The California Consumer Privacy Act (“CCPA”) was enacted in early 2018 and went into effect in 2020. Among many concerns about the ability of small businesses to comply with obligations imposed by the CCPA is the requirement that a company allow Californians to access the information held about them, or, in some situations, request that the information that they provided to a company be deleted. Your clients may be asking you about the CCPA. While each business should evaluate the law in terms of its own specific situation, here are some general guidelines to start the process.
If your business satisfies one or more of the following, then the CCPA applies:
(i) annual gross revenue in excess of $25 million?
(ii) buys, receives, sells, or shares the personal information of 50,000 or more consumers, households, or devices, (a) for commercial purposes (assume always true), (b) alone or in combination (assume always true), (c) annually, and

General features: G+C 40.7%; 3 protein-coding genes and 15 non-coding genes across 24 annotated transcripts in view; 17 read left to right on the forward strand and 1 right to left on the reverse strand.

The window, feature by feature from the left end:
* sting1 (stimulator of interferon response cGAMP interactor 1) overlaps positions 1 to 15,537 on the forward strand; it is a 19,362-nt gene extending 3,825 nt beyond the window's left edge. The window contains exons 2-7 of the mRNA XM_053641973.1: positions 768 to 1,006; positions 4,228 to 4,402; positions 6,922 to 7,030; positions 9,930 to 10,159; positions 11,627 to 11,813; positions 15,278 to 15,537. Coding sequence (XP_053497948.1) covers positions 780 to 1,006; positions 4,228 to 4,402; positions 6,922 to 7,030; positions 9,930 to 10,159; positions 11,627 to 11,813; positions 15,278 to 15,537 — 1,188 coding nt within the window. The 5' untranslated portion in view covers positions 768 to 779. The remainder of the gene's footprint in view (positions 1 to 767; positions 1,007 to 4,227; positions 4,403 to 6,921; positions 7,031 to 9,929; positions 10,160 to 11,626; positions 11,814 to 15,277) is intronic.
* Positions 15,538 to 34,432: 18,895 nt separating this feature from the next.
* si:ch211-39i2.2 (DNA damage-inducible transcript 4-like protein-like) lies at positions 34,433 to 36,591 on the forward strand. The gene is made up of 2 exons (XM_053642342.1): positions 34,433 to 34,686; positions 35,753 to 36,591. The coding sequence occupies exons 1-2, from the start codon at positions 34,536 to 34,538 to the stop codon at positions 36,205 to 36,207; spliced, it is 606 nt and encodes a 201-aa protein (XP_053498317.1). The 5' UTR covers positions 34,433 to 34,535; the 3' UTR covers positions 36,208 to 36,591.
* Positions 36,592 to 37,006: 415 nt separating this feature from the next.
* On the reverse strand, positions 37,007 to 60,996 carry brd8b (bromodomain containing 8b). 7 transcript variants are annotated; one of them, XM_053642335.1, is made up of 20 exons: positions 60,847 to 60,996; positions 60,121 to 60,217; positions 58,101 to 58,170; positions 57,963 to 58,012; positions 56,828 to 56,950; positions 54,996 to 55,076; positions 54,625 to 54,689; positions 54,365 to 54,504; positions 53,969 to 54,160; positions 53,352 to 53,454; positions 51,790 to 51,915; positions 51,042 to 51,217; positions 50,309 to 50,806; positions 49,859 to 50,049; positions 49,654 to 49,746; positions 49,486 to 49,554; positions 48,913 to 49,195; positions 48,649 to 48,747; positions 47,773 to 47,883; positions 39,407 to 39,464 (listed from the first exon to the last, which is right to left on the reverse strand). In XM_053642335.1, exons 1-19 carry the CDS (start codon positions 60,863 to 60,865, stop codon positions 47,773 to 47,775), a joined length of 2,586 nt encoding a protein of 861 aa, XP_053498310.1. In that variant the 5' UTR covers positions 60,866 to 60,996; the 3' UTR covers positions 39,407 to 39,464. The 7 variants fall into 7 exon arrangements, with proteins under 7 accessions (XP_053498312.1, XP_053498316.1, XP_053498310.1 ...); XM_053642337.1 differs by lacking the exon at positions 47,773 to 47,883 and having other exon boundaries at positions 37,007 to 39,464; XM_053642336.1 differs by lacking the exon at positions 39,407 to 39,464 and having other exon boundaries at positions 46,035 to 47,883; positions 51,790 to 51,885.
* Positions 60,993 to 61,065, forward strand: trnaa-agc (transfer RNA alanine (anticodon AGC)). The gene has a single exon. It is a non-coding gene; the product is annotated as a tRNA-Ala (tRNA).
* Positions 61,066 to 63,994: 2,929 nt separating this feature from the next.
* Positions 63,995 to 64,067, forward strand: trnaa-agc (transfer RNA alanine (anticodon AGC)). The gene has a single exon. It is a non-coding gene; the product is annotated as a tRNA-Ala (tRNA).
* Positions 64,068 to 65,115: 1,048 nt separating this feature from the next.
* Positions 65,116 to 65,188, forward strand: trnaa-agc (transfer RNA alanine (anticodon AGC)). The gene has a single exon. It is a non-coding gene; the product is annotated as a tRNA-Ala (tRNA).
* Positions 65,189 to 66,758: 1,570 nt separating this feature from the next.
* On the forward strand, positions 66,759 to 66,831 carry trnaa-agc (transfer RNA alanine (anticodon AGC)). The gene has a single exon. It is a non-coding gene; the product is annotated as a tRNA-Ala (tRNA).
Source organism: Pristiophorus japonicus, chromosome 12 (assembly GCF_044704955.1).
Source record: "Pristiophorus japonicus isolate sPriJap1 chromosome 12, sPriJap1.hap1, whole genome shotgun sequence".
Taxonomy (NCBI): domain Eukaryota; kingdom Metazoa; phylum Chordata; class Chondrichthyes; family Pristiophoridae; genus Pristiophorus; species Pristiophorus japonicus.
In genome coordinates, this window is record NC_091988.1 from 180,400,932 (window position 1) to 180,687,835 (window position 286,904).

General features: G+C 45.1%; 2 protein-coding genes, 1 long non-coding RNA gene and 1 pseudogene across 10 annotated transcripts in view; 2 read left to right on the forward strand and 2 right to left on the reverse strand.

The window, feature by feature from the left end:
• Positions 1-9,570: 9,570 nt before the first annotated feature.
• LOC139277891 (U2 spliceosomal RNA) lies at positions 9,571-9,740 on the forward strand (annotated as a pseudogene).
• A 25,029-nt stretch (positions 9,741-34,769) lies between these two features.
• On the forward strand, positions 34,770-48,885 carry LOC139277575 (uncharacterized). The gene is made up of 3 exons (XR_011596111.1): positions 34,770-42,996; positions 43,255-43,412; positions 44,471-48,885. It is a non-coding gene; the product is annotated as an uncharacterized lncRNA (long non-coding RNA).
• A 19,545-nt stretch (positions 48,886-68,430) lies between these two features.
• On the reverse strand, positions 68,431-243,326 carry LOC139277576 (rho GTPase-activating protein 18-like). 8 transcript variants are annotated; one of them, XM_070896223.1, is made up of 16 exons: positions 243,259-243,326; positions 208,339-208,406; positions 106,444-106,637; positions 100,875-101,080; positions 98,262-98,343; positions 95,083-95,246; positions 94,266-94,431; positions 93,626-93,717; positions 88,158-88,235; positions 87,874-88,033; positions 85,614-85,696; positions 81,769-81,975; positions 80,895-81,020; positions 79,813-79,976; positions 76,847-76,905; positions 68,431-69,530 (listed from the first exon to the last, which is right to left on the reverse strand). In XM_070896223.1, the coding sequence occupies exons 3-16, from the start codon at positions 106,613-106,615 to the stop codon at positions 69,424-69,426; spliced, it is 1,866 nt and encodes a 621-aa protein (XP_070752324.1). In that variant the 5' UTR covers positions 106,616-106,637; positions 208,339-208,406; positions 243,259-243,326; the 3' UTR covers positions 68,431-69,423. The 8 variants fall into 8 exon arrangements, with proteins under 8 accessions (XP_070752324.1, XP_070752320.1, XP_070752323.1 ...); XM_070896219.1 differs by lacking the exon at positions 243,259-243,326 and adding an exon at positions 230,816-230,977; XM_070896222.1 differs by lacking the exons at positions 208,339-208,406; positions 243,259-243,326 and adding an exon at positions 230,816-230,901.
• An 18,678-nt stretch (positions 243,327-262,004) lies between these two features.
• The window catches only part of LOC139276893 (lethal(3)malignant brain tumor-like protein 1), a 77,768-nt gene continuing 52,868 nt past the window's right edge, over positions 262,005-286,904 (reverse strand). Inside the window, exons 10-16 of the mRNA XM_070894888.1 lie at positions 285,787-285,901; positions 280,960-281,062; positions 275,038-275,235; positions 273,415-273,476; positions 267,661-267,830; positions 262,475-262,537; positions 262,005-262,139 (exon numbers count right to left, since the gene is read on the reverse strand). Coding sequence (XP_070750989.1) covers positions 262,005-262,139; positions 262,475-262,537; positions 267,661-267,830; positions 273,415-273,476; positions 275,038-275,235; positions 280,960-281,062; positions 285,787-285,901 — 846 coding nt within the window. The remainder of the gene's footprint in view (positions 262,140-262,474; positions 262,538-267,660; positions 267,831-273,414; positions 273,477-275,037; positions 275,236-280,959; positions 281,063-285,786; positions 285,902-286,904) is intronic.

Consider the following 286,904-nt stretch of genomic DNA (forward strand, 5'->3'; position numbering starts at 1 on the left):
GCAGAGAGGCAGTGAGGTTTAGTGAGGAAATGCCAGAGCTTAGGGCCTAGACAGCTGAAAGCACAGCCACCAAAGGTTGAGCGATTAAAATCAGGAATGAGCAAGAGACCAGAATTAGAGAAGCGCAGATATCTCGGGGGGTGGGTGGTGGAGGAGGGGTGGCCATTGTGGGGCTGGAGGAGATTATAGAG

(iii) derives fifty percent (50%) or more of its annual revenues from selling consumers’ personal information.
Even if the business does not collect personal information, as long as is collected on behalf of a business (such as through a third party), the business could be covered by the CCPA, assuming the other requirements are satisfied.
The Do Not Sell rule is a key part of the regulation. It states that businesses must give consumers the option to opt-out of the sale of their personal data.
Specifically, the regulation says that businesses must:
Businesses and website owners need to put processes in place that will help them adhere to the above guidelines.
For more information about the impact of the CCPA on your business, please contact the lawyers at Adler Law Group to schedule a consultation.